we discuss
the solutions
to voltage
disturbances
caused
by voltage
sags and
interruptions
Conclusion
Voltage sags and interruptions can be costly
forms of power quality disturbances. These
events are caused by faults on the utility system,
or sometimes by normal operation inside a
customer facility. While both disturbances last
less than a second, voltage sags differ from
interruptions in that some voltage remains during
the disturbance. Interruptions cause a complete
loss in voltage. It is important to distinguish
between the two events because their solution
alternatives differ greatly in cost and complexity.
Waveform capture information is crucial in
determining which event is causing the
shutdowns, and in identifying the causes and
analyzing solution alternatives. PowerLogic
Circuit Monitors with high-speed waveform
capture, and some engineering expertise, can
ensure that sags and interruptions do not ruin
your business.
An extrusion plant in Virginia (USA) was being
plagued by unexpected disturbances called sags
and interruptions. Lights would blink, adjustablespeed drives would trip, and molten polyester
would begin to gum up dies and rollers. Four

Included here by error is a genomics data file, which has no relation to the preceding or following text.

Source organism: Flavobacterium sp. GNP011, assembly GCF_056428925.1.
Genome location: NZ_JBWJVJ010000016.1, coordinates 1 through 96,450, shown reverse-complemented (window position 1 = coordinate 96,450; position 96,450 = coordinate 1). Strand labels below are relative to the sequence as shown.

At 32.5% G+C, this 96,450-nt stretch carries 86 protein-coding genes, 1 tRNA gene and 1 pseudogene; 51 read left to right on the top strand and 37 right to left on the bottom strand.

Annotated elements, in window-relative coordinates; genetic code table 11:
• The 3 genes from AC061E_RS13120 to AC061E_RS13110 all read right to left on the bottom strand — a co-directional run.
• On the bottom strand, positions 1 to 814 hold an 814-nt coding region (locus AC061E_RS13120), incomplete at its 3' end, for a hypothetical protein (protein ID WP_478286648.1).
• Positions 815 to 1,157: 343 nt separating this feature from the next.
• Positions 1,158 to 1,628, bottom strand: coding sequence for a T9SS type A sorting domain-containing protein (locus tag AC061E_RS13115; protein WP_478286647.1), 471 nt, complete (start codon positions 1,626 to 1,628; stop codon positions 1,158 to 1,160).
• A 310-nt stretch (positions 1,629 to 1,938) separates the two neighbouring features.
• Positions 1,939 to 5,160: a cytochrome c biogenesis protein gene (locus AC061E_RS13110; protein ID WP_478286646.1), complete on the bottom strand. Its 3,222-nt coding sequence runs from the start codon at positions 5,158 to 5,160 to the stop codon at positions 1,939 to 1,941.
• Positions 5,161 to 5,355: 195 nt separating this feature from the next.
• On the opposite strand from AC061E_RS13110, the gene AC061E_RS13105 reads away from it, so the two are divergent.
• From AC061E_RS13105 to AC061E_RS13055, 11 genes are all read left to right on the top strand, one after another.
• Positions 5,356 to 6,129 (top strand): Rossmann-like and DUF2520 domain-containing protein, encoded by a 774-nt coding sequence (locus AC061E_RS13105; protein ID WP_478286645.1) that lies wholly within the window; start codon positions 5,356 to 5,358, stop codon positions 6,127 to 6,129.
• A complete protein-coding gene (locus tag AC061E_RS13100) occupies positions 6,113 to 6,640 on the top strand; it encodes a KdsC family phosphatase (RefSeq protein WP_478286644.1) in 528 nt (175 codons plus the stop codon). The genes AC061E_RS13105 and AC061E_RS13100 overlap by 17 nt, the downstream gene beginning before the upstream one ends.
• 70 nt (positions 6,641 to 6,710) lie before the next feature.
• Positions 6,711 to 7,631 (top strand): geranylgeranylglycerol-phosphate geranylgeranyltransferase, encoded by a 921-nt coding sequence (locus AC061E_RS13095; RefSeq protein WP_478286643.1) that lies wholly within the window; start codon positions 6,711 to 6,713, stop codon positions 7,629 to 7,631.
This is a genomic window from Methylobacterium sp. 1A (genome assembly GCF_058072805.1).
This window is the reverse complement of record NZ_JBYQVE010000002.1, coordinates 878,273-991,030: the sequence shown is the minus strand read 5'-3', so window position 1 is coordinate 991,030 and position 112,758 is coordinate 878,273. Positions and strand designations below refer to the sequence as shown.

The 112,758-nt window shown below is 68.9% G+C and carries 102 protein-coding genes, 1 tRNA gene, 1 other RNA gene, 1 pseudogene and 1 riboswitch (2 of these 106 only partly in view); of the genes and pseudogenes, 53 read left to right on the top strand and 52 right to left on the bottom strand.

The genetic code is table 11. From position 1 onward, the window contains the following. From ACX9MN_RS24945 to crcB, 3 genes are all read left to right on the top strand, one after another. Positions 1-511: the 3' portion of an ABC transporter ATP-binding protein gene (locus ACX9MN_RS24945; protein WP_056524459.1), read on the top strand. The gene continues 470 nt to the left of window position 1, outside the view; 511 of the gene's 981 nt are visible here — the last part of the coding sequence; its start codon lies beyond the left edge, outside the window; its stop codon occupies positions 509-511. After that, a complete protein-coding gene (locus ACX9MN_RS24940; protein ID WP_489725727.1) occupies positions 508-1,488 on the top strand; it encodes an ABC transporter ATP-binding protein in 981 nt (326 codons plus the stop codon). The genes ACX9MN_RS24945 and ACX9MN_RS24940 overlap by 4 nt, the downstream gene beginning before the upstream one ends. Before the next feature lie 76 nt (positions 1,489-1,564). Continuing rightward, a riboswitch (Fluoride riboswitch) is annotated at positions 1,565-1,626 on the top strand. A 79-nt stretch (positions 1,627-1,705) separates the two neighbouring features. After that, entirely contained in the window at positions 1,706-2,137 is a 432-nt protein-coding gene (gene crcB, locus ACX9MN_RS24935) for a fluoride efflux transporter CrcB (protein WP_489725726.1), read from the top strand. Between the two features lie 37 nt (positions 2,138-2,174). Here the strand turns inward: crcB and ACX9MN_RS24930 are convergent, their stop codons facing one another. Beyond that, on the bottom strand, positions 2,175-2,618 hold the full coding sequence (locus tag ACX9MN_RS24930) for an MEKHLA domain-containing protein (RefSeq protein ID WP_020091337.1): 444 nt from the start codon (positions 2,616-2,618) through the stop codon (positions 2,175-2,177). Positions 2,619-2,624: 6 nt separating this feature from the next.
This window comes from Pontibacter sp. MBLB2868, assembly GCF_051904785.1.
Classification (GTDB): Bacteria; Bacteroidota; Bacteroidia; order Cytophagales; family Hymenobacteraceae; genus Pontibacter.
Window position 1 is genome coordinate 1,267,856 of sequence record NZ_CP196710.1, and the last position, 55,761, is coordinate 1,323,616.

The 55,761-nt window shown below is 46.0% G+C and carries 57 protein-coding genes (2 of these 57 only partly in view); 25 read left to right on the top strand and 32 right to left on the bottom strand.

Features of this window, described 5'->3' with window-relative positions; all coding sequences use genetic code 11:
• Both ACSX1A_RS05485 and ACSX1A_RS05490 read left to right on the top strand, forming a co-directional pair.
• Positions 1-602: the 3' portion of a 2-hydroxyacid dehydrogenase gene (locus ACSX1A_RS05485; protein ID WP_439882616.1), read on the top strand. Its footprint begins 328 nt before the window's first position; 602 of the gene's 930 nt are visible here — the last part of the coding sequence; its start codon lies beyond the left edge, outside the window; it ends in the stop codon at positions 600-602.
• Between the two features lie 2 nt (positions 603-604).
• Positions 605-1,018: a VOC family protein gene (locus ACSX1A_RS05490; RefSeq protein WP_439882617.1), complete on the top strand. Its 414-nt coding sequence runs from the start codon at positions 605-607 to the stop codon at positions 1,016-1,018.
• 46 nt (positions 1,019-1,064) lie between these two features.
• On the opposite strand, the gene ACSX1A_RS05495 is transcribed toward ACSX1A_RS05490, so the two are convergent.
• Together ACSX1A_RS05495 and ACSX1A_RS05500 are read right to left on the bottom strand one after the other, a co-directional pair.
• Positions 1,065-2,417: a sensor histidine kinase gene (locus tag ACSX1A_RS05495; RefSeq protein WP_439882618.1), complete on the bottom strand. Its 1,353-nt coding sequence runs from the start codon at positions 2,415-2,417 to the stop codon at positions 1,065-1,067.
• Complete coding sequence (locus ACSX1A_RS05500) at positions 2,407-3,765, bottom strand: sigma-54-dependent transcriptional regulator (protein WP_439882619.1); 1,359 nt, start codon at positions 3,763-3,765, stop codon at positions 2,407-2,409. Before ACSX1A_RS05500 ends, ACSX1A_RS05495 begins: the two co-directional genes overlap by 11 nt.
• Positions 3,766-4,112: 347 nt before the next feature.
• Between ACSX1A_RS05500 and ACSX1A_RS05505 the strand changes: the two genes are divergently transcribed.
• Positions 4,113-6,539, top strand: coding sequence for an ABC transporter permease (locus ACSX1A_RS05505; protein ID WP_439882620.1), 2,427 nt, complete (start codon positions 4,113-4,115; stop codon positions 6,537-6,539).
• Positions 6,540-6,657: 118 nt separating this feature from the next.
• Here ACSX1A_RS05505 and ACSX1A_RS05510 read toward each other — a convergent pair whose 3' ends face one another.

hours later, workers would return the line to
normal operation and quality, only to have the
entire process happen again when the next
storm cloud appeared. During the first six
months of 1994, the plant suffered production
losses 35 times due to sags and interruptions.
Figure 1: Tree contact with an energized feeder - a common
source of a fault which causes a voltage sag.
On the utility side, solutions to voltage sags
result from reviewing common sources of faults.
One of the most common causes is incidental
tree contact with overhead lines. Overhead high
voltage lines are not insulated like the wiring in a
house. Tree contact, especially during wet or
windy weather, can permit current flow from
the feeder to the ground, using the tree as
a conductor. The high levels of current result
in depressed voltage (sag) along the entire
network until overcurrent protective devices
operate to interrupt the current flow. Utilities
attempt to keep trees out of lines by cutting limbs
that grow too close, but unusually active tree
growth, or tree-trimming budget cuts which
increase the time between trimmings, can result
in frequent tree limb contact.
ENMED199031EN
The two-pronged approach requires
a partnership, between utility and customer,
built on open communication and willingness
to share data and ideas.
Schneider Electric
Industries SA
Centre Merlin Gerin
F - 38050 Grenoble cedex
France
Tel.: +33 (0)4 76 57 60 60
Fax: +33 (0)4 76 57 73 62
http://www.schneiderelectric.com
[email protected]
ENMED199031EN
Electrical Distribution
Solutions
Industry-Building
This paper was originally published as a part of the series PowerLogic
Solutions, copyright Square D Company 1998. Used with permission.
Figure 2: High-speed waveform, captured during a voltage sag.
This document has been
printed on ecological paper.
Published by: Schneider Electric SA
Design and layout by: Insign’
Printed by:
ENMED199031EN
ART.28263
09/1999
The plant complained to the local utility, which
agreed to help determine the causes of the
numerous disruptions, and to recommend
solutions. In partnership with the electric utility,